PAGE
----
A – l – g – a – r – v – e

If Portugal gets an ample hold on the Atlantic and the Mediterranean, it bestows all its grandeur on the coastline of Algarve and dotting the southern-most region are the picturesque towns of Sagrez, Loule, Faro, Tavira and Lagos. And the famed Carnival of the country is traditionally celebrated in the month of February at most of the towns. Loule’s carnival being a highlight.

Driving across the region is the best way to see the destination and allows one to go on their own path of discovery in theh vastly untouched terrain. One place where man-made loses its meaning, its nature reigning all the way. In winters, the temperature is mild, clear blue skies envelope even bluer waters. There is no way of not losing heart to the clear blue enclosing the orange-red rocky formations.

While Sagrez as the southern most point of the country offers brilliant horizon sighting, Lagos is the laid-back yachting town where every house has parked in a sail-boat as against the usual car. Imagine towing down your sail-boat down to the jetty and sailing away. Without the toils in sight it certainly is an enticing picture. Stopping-by for a dialect of Brie, Lagos cuts the mark.

With Faro as the centre-point all the other towns can be driven into at a maximum of two hours. Loule hosted its annual Carnival with much pomp and gusto. The whole town literally comes onto the street to parade in a theme wearing costumes and jiving. Its a day to let down your hair and dress up like a fantasy character amidst music and familiars, tourists like us were rare. It felt like we crashed on a house party, but the Portuguese being Portuguese, one feels most welcome. Children seem to have the best time, running into the party fervour and wearing out an active imagination.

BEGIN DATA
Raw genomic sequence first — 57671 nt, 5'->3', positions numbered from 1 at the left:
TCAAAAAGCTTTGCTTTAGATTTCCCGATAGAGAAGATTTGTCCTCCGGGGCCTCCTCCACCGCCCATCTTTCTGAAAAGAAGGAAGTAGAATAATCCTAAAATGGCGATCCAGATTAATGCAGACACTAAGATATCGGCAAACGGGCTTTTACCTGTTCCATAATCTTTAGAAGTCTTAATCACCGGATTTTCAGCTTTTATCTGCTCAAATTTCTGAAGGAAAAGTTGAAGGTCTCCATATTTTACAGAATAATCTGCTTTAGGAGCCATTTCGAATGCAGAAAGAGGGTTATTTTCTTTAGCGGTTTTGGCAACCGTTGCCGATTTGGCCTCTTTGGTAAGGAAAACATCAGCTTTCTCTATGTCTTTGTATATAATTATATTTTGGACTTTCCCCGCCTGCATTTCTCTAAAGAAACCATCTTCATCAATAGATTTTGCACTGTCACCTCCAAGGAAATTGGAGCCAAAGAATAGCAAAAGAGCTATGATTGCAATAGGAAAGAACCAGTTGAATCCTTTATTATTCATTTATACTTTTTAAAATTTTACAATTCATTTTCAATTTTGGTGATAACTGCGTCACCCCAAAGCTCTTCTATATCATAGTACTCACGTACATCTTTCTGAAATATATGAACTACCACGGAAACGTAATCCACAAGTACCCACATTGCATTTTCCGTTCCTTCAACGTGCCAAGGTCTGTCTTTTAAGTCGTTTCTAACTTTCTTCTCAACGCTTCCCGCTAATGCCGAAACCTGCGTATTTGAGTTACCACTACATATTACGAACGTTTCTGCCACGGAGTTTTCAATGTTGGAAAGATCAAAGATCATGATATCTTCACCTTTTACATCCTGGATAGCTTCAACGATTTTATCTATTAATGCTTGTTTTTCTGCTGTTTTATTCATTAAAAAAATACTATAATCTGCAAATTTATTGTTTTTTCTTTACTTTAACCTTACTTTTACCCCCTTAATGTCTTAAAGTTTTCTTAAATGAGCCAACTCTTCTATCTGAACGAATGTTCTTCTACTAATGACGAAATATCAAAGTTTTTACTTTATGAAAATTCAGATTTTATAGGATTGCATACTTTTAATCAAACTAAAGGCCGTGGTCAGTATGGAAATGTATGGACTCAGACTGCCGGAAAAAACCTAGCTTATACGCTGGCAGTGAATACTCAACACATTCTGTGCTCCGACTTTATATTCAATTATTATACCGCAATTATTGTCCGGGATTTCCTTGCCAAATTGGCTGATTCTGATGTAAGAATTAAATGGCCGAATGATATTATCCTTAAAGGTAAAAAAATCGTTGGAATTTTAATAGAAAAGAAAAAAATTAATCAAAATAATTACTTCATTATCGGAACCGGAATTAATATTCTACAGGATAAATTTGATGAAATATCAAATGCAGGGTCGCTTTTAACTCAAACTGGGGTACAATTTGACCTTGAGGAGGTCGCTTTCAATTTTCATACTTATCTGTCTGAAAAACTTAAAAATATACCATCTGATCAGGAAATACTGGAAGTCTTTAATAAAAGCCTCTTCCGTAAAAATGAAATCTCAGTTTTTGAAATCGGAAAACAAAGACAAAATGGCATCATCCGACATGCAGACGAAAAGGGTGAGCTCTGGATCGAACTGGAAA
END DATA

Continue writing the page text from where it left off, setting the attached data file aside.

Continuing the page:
Tavira on the other hand holds onto a relative degree of stiffness, of quaintness held together by generous classic helpings. Cobble-stone streets pave the entire town as time seems to stand very still in the white-washed homes flanking the narrow lanes.

The best part of Algarve though are not the towns, its the untouched or rather unharmed trove of nature that is nothing short of beautiful, stunning or spectacular. Everything else seems tertiary, not even secondary.

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